Home News Why I Attended Ibadan Poly Instead Of UI — Florence Ajimobi

Why I Attended Ibadan Poly Instead Of UI — Florence Ajimobi


Wife of former governor Abiola Ajimobi, Mrs. Florence Ajimobi, has revealed why she attended The Polytechnic, Ibadan, instead of the University of Ibadan, UI, for her higher education.

The former first lady, who recently clocked 61, revealed this in a chat with Awa Ti Ibadan, a personality blog about people who have something to do with the Oyo State capital.

“My admission letter to study English Language at the University of Ibadan was delivered to me by my mother. My friends advised me that if I studied English, I’d end up being a teacher, I didn’t want that. While working at the Ministry, I gathered that to make big money in life, you had to be a top-flight secretary. This piece of information would make me put a preference over a career in Secretarial Management. The new challenge now was how to tell my mother that I wanted to forfeit the admission in the University of Ibadan.

I applied for Secretarial Studies at the Ibadan Polytechnic and when I got admitted, I left Lagos for Ibadan from work to finalize the admission. As you may have guessed, my mother had no clue what I was up to. She wanted me to study English at the University of Ibadan; I wanted to take a degree in Secretarial Management. The trip was a day trip. From work, straight down to Ibadan and once all the payments were done, I returned to Lagos but there was a snag – I got home very late.

My mom is a strict woman and so she was waiting to pounce on me for returning home late from work. I lied to her that my admission to the University of Ibadan had lapsed and that I got another offer at the Polytechnic Ibadan to study Secretarial Studies. She expressed her reservation about me not making it into the University of Ibadan but she remained glad for me that my educational progress wasn’t getting stunted; this was how I got admitted into the OND program at the Polytechnic Ibadan.

I started the program in 1976; at the age of 17 years old. At that time, the standard at the Polytechnic Ibadan was very high – the minimum attainable score for the first year was 96%, anything below that earned you a repeat while anything below 93% meant that you’d have to withdraw from the school.

I opted for the Pittman option in the Secretarial Studies based on the information I had gathered on the relevance of the program. In my first year, I scored a 95.3% and so I had to repeat. This was hard for me, and even though my mother was a strict a woman, she gave me all the support I needed to pull through that phase and surely I did.

While I was still at the Polytechnic of Ibadan, I took a cue from my mother and I began trading. That was the start of my foray into the business-trade journey. I would take fabrics from my mother and take them to school; you know, just to make extra cash. I’d tell my mother that I had friends who might be interested in buying fabrics and so she’d give me the fabrics at her selling price. I would go to school, add a few amount of money on top. I’d return the cost price to my mother and I’d pocket the profit I made on the sales. That was how it all began.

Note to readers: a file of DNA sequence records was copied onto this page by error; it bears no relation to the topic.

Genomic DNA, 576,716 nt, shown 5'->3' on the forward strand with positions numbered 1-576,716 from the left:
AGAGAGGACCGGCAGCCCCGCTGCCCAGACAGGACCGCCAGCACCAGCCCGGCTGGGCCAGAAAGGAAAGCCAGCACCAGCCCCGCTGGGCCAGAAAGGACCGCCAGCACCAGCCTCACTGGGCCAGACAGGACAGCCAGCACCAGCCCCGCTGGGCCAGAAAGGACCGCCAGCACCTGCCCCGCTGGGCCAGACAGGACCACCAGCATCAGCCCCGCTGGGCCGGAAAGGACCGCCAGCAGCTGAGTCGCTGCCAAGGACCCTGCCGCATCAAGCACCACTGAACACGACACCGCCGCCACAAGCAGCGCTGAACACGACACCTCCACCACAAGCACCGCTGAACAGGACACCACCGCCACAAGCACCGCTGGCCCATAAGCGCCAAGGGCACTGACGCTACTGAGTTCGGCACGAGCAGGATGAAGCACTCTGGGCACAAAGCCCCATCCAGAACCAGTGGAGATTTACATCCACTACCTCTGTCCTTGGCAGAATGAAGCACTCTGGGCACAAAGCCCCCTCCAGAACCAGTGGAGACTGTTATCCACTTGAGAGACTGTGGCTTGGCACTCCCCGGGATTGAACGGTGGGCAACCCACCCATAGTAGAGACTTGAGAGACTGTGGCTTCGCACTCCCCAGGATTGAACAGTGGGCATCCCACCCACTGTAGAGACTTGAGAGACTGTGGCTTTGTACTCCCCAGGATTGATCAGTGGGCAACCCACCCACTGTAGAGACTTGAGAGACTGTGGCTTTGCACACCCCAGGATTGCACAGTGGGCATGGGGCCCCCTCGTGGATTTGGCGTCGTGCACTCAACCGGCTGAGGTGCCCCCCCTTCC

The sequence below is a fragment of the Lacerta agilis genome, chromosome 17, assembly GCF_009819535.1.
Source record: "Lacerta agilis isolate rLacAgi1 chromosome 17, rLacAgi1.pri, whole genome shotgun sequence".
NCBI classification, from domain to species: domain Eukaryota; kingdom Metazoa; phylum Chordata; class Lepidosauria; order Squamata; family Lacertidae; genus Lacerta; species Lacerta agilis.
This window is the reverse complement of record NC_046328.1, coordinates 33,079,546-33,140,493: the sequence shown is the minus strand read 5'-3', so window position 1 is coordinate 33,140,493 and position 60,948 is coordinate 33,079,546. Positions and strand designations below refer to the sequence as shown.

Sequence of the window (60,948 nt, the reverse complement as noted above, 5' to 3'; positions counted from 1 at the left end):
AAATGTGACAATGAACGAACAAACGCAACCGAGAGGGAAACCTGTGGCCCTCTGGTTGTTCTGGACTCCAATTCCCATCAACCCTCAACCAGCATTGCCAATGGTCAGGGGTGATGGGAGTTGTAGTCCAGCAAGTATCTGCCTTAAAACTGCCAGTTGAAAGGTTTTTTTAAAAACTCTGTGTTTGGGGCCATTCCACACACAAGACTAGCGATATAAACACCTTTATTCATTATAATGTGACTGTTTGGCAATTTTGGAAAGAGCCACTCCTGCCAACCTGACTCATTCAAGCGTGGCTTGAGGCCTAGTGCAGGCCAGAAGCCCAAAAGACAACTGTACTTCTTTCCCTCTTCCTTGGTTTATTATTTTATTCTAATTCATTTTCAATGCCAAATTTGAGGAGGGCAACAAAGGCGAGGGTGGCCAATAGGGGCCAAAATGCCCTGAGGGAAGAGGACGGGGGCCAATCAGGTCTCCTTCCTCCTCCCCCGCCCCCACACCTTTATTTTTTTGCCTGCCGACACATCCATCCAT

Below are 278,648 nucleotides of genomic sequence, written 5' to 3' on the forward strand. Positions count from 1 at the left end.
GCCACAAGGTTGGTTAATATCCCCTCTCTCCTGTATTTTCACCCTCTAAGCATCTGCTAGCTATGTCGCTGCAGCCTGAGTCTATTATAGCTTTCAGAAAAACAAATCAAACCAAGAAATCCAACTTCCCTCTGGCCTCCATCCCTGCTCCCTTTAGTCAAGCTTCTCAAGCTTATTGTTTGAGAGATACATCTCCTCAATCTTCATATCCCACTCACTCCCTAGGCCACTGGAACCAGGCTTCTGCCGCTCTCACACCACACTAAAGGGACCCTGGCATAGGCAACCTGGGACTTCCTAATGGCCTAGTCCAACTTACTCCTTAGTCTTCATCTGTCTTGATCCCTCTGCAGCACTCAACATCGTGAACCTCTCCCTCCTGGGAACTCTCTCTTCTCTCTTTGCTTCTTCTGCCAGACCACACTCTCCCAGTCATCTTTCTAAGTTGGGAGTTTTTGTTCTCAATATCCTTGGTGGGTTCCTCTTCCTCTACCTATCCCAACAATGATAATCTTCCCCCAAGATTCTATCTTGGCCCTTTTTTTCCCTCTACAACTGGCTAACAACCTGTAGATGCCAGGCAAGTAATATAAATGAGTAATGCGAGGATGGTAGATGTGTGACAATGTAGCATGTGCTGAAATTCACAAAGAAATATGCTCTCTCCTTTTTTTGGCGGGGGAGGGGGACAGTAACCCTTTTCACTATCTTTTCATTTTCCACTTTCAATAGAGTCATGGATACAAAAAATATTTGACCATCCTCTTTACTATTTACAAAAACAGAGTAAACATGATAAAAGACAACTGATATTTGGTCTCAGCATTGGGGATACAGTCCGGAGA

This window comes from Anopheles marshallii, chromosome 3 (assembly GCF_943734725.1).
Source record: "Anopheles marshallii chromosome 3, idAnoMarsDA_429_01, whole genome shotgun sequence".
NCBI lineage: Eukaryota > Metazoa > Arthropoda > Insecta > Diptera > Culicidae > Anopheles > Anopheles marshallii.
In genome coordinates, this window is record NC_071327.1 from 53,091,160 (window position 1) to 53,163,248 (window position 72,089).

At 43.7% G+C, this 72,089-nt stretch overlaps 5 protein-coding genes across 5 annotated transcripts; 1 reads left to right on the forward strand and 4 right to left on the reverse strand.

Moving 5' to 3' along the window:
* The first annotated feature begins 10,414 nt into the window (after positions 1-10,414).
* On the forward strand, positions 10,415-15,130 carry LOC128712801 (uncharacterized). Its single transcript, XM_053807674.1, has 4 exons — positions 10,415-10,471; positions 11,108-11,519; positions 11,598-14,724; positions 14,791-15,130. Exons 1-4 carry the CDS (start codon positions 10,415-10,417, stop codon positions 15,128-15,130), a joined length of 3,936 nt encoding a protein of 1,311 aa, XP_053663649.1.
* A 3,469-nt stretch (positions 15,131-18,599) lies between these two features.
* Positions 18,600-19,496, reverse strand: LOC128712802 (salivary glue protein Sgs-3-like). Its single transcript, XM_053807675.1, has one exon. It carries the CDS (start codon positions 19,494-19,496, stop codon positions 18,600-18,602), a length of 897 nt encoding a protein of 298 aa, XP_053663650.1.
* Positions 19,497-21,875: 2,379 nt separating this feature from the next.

In 1979, I completed my OND program, finishing as one of the best five students in my class. Before my program was over, the insurance brokerage firm of Femi Johnson requested for the top five students in the department to work with them. We were interviewed by the firm and we got employed even before we wrote our final papers. I finished my examinations on a Friday and resumed work the following Monday.

Because I had given a Lagos address in the details I provided to the firm, I was posted to the Marina Street office of the organization, located in the Royal Exchange Assurance building in Lagos. At the time of my graduation, I hadn’t even turned 20 years old.

As a 19 year old girl who was earning good money from Femi Johnson and still receiving pocket money from my parents because they still considered me young and had no clue how much I earned. While going to work, they’d drop me off and still pick me up at the close of work. At that young age, I began to save my salary for the sole purpose of trading.

I never paused the business for work. While I kept getting supplies from my mother, I began getting goods from a friend too. My business was doing so well that at some point, I began to purchase my own fabric by myself. I’d leave Lagos for London on a Friday night, get to London on Saturday morning’ buy whatever I want to buy all through Saturday and I get on a night flight back to Lagos on Sunday. I touchdown in Lagos on Monday morning and I go straight to work.

I did this for over two years.”


  1. I think it’s always better to have knowledge of someone’s background. I’m glad to read about how industrious Mrs. Florence Ajimobi was from her ‘teen age’ & remains till date. It’s a great lesson for parents too to give maximum support to one’s children.

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